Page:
Finally, consistency is key. Don’t color in everything, minimize color use, and ensure colors are the same across similar metrics. If ‘sales’ is blue in one chart, keep sales as blue on the next chart, or across tabs. If colors change throughout, users must work harder when they look at the dashboard (with many metrics) to establish the data story.
#3 - Hierarchy and grouping
It’s important the right dashboard type is designed to align with user needs, and analytic capability is considered. There’s no point creating an operational dashboard with detailed reports for a senior manager who may only be needing top level KPIs, and the opposite applies when delivering a dashboard to someone that has very detailed needs.
Start with grouping related data to tell an integrated story. Certain charts are best interpreted when seen in context together. By using graphic elements such as boxes, lines and shapes, group related data or visualizations, this will help provide visual cues on related data, and save people time from having to work out relationships between charts.
Use these groupings to guide the user to different parts of the experience, such as grouping KPI charts or charts that are telling different parts of the same story. In the financial example below, white boxes and dividing lines are used to group related areas of interest. This makes a complex set of data much easier to navigate.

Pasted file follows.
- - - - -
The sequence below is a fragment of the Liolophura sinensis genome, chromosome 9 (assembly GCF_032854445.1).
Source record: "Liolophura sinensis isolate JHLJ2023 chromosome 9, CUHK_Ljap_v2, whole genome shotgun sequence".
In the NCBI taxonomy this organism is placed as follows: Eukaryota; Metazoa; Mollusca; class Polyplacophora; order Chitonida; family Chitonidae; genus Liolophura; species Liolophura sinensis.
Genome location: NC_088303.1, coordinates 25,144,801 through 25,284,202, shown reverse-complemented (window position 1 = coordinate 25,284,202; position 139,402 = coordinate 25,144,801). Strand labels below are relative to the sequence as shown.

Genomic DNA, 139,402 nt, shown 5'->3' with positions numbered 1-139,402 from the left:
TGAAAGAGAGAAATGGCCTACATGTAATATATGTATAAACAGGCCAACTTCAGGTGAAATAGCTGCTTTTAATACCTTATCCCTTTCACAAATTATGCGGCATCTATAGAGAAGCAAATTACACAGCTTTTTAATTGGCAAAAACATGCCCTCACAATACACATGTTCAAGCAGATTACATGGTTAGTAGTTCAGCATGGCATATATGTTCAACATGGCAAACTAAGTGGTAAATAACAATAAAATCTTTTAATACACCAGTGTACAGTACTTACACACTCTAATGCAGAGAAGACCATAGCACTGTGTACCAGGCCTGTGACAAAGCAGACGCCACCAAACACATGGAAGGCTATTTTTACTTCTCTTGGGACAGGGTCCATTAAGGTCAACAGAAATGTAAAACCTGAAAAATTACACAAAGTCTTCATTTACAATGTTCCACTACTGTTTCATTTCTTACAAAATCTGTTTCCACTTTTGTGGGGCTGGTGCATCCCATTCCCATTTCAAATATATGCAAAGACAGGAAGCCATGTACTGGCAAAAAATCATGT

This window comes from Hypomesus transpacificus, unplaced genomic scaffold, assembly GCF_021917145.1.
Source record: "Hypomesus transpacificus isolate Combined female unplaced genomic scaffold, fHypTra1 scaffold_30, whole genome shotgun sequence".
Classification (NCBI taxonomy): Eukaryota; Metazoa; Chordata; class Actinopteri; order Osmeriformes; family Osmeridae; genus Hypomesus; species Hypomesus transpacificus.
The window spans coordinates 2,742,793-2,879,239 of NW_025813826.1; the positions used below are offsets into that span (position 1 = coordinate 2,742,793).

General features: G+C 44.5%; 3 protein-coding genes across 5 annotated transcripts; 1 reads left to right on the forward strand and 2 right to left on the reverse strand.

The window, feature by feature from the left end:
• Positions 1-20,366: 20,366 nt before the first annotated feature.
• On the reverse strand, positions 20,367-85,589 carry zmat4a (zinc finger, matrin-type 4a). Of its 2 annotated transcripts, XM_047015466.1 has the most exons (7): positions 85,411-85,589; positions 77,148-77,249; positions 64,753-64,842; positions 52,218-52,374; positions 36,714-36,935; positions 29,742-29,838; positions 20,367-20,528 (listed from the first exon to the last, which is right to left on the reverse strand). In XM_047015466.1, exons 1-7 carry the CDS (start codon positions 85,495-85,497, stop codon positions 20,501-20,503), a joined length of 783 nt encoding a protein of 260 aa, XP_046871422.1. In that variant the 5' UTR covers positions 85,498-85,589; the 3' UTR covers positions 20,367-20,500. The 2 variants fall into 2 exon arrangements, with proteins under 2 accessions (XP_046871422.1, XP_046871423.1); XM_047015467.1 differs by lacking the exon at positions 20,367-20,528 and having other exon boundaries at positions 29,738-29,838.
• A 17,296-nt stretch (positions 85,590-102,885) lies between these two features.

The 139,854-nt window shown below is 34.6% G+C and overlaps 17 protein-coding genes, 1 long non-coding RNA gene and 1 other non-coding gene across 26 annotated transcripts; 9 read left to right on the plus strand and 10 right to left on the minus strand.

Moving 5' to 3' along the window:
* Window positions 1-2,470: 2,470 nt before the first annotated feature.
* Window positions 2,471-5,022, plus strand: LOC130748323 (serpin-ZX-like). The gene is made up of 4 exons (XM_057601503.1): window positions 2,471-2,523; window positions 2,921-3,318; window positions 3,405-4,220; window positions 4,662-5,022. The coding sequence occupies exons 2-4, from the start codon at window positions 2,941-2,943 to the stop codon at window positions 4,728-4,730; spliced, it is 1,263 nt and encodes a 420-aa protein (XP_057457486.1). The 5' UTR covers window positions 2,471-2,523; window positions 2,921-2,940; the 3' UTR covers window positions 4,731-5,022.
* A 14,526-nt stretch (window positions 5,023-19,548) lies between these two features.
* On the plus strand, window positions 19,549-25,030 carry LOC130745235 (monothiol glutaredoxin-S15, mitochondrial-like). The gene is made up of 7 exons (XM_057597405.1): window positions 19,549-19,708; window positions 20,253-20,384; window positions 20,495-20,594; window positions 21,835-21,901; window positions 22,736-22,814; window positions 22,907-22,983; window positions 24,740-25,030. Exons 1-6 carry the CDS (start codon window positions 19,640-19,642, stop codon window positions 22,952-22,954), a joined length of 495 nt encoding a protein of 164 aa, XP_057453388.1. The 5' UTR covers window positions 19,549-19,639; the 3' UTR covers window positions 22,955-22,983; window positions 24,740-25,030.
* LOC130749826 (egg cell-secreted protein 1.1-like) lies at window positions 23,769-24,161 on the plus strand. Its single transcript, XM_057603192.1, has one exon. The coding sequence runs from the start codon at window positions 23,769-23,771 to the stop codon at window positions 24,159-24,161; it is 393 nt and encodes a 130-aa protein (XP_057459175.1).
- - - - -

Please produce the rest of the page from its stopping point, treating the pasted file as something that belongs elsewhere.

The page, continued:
#4 - Layout and alignment
As a very simple rule, it’s best to line things up.
This does not necessarily mean all components of a dashboard need to be the same size but, where possible, try creating visual alignment between multiple components to lower the effort required to visually navigate through the dashboard.
Using alignment helps contribute to hierarchy. Knowing the human eye tends to start top left and move towards the bottom right, consider visually aligning chart headers, charts, blocks of text accordingly.
Yellowfin Canvas allows elements to go anywhere on a page and therefore enables pre-defined grids to be broken. On rare occasions, it may help to break the grid in order to make certain information pop. This could work well on ensuring the component is first seen or not missed by end-users, and could include KPI dials, or an automation widget.
#5 - Images and icons
Use imagery and icons to support and assist the dashboard consumer, as an opportunity to add necessary complexity to a dashboard, and as a great way of helping bring some ‘brand’ familiarity and personality to your data visualizations.
The key with images is they need to not distract from accessing data within a dashboard. Avoid adding complexity by overwhelming the dashboard with irrelevant imagery.
In this NHS example, some subtle imagery has been added into the header block to make the admissions dashboard more visually appealing, and to feel more like a ‘product’. This is done to increase the adoption of the dashboard by the non-technical user.
Icons are also a great way to provide visual shortcuts to common words or types of information, such as using a “$” to represent sales. This can save the user from having to read chart legends and understand types of charts and metrics being displayed. Icons can also become great learned visual prompts for those who need to continually check in and use a particular dashboard, with the icon making it easier to find the data they need.
If imagery and icons become overwhelming, they will tend to distract and confuse the user, which is ultimately why they should be used sparingly and carefully. If they don’t support the story or help the user, you probably don’t need them!
Check out the Yellowfin Dashboard Gallery
See how the above dashboard design principles have been implemented using Yellowfin, and explore our interactive dashboard and design gallery.